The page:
For some time now it has been on my heart to share my testimony here but for reasons I dare not try to explain, I waited. Now I’m certain now it’s time. I don’t know who it’s for but I trust you will find these words at just the proper time and it will encourage your soul and strengthen your faith in The Father – no matter how your circumstances work out.
I am the mother of two beautiful teenage girls, 19 and 14. I am also the mother of 8 others, sex unknown, who were never held in my arms but went straight to the bosom of Christ. When I had my first miscarriage, I allowed the enemy to make me think the baby’s death was punishment from God because he’d been conceived in sin. (You will notice that I refer to all of my rainbow babies – babies of miscarriage or still birth – as boys.) That’s another story all together but I no longer believe that lie. Children are a gift from God and conceived in or out of His perfect plan, He loves them and would not allow their demise just because of the way they were conceived. The other 7 I lost were conceived within marriage so that settles that matter.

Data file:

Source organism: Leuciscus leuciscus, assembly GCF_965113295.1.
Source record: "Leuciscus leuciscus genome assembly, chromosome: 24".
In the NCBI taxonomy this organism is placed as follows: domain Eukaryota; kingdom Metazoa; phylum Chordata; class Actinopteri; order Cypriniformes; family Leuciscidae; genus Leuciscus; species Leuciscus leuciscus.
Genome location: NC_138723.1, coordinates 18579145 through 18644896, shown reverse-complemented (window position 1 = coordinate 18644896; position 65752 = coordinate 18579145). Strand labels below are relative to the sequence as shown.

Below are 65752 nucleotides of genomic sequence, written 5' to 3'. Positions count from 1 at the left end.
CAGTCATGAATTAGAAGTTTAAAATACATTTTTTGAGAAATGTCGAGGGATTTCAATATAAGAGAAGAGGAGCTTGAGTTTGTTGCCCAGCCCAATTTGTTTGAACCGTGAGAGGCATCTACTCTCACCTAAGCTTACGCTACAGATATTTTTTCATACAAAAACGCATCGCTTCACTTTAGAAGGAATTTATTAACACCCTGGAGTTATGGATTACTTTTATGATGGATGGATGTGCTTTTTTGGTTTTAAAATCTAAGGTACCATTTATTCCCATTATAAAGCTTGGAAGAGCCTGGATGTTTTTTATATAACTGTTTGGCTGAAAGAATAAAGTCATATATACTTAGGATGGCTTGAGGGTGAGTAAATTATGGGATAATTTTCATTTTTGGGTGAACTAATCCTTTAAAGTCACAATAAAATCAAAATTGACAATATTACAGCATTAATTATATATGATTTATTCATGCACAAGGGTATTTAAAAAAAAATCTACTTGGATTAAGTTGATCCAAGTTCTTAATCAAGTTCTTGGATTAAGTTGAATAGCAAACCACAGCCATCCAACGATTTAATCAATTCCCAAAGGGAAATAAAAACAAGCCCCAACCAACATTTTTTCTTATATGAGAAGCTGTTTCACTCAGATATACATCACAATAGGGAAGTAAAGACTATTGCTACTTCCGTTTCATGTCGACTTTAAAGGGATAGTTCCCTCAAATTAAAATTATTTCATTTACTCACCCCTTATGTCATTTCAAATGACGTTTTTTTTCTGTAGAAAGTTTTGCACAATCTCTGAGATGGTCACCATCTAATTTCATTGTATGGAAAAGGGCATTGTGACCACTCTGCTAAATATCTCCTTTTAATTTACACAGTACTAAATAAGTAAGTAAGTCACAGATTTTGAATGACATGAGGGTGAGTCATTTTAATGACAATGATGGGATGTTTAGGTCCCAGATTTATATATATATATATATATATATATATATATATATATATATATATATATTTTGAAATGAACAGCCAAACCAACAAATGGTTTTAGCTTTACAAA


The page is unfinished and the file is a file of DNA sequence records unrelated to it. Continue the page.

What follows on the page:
For the most part, each pregnancy that ended in miscarriage was normal and uneventful. The one I’m about to share does not fall into that “most part” category. It’s funny that I can’t remember the year but I know it was a Super Bowl Sunday because I left my husband watching the game and drove myself to the emergency room. The discomfort I felt probably could have waited until the following day, but I figured after Super Bowl there would be a rush in the doctor’s office on Monday and didn’t want to take a chance – but I digress.
I went in complaining of bloating. Like I said, it was basic discomfort. When I was checked-in, the nurse had trouble getting my blood pressure so the doctor came in to try it. That should have been a red flag but I didn’t catch it. Finally, the doctor pulled me aside and told me I didn’t have a blood pressure. Still not getting what he was saying I told him I tend to be anemic. He finally said, very calmly I might add, “No, Mrs. Horton. You don’t have any blood pressure. You have the blood pressure of a dead man. This has nothing to do with anemia.” Still not catching the significance of what he was saying I simply replied, “Okay.”